The opinion of the court was delivered by: Hayes, Judge
ORDER DECLINING SUPPLEMENTAL JURISDICTION OVER PLAINTIFF'S STATE LAW CLAIMS
Pending before the Court is Defendant PFS, LLC's motion to dismiss Plaintiff's state law claims. (Doc. # 12). On May 5, 2007, Defendant Cassu Investment Group Ltd. joined the motion. (Doc. # 15).
On January 25, 2007, Plaintiff filed the Complaint in this matter, asserting federal Americans with Disabilities Act (ADA) claims as well as California state law claims pursuant to the California Civil Code and the Unruh Act, against Defendants PFS, LLC dba McDonald's (PFS) and the Cassu Investment Group, Ltd. (Doc. # 1). After the Court granted several joint motions to extend the time for PFS to answer, PFS moved to dismiss Plaintiff's state law claims on April 11, 2007. (Doc. # 12). On April 16, 2007, Defendant Cassu Investment Group Ltd. answered the Complaint and asserted affirmative defenses. (Doc. # 13). On May 5, 2007, Cassu Investment Group Ltd. joined PFS's motion to dismiss. (Doc. # 15).
ALLEGATIONS OF THE COMPLAINT
Plaintiff Roy Davis Gash suffers from numerous physical, neurological, cardiovascular, and musculoskeletal impairments which impair his ability to walk. Complaint, ¶¶ 12, 27. At times, Plaintiff's physical impairments necessitate his use of a wheelchair. Compl., ¶¶ 12, 27.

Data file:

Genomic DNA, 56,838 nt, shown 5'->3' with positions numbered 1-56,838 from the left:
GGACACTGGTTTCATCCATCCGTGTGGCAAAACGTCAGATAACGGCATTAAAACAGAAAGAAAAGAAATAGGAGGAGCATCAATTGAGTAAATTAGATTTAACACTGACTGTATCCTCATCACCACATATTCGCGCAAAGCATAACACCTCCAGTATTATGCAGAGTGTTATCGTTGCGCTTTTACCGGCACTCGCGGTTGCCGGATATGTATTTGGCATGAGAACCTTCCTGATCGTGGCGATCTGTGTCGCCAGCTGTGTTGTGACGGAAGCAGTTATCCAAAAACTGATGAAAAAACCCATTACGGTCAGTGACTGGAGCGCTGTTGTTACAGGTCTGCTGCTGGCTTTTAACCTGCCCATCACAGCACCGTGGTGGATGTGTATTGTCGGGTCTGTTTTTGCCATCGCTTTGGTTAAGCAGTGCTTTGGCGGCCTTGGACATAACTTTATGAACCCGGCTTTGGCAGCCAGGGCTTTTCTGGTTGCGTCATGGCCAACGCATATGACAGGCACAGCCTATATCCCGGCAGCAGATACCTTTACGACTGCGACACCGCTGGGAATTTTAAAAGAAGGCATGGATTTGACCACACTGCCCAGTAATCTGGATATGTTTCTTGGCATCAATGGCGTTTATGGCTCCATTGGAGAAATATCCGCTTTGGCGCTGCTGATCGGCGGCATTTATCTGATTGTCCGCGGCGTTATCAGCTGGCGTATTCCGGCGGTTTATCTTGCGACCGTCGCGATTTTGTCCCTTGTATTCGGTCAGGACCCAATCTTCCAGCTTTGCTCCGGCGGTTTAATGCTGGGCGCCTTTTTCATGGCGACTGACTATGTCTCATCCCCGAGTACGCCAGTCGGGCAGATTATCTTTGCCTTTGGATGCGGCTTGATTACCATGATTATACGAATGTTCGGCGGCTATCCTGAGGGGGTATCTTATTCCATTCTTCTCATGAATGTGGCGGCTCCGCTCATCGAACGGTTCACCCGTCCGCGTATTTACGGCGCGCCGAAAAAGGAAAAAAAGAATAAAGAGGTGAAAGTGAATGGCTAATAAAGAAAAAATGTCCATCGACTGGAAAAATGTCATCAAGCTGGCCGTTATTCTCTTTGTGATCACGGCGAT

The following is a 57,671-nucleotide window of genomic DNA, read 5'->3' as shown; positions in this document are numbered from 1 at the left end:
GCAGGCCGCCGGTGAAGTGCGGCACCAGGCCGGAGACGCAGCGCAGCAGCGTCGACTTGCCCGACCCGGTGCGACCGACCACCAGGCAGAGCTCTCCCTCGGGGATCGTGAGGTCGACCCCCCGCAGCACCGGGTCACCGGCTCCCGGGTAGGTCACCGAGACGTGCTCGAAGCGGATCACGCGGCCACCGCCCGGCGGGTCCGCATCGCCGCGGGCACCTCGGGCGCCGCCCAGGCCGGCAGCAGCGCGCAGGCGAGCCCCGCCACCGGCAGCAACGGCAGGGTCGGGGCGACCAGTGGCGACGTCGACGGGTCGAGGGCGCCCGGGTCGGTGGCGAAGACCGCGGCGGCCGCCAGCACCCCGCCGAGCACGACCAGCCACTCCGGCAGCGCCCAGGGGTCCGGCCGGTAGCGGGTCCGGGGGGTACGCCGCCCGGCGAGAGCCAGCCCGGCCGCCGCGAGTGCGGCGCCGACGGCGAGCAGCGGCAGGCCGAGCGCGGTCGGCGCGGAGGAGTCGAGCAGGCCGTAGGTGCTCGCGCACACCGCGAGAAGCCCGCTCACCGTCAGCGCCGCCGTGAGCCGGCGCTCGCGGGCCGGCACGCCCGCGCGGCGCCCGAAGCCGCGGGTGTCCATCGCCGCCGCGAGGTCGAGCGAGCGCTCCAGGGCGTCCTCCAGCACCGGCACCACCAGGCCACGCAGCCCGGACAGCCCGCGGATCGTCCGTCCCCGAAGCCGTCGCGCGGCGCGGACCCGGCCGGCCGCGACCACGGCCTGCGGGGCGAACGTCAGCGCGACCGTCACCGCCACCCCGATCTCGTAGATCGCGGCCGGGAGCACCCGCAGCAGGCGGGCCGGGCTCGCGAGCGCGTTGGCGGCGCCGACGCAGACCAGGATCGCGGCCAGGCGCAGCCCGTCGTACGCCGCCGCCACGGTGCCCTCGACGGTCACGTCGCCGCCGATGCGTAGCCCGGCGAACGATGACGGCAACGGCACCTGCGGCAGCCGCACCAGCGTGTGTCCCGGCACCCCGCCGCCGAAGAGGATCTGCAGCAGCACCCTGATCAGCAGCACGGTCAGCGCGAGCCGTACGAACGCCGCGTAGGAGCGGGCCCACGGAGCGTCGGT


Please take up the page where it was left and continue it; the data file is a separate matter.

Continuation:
In October of 2006, Plaintiff patronized Defendant PFS's McDonald's restaurant located at 6326 Mission Gorge Road, San Diego, CA. Compl., ¶¶ 4, 13. During the visit, Plaintiff was unable to use or had difficulty using disabled parking spaces, curb ramps, exterior paths of travel, entrances, exits, and patio dining facilities at the restaurant. Compl., ¶ 13. The access barriers which Plaintiff encountered at the restaurant denied Plaintiff full and equal access to Defendants' goods, services, facilities, and accommodations. Compl., ¶ 26. Knowledge of the restaurant's access barriers deters Plaintiff from returning to the restaurant. Compl., ¶ 19.
"[I]n any civil action of which the district courts have original jurisdiction, the district courts shall have supplemental jurisdiction over all other claims that are so related to claims in the action within such original jurisdiction that they form part of the same case or controversy under Article III of the United States Constitution." 28 U.S.C. § 1367(a). "A state law claim is part of the same case or controversy when it shares a 'common nucleus of operative fact' with the federal claims . . . ." Bahrampour v. Lampert, 356 F.3d 969, 978 (9th Cir. 2004). A district court may decline to exercise supplemental jurisdiction over a state law claim if:
(1) the claim raises a novel or complex issue of State law,
(2) the claim substantially predominates over the claim or claims over which the district court has original jurisdiction,
(3) the district court has dismissed all claims over which it has original jurisdiction, or (4) in exceptional circumstances, there are other compelling reasons for declining jurisdiction.
28 U.S.C. §1367(c); see also Cross v. Pacific Coast Plaza Investments, L.P., No. 06 CV 2543 JM (RBB), 2007 WL 951772, *3 (S.D. Cal. Mar. 6, 2007). In deciding whether to exercise supplemental jurisdiction, a court must consider the underlying objective of "most sensibly accommodating the values of economy, convenience, fairness, and comity." Executive Software North America, Inc. v. ...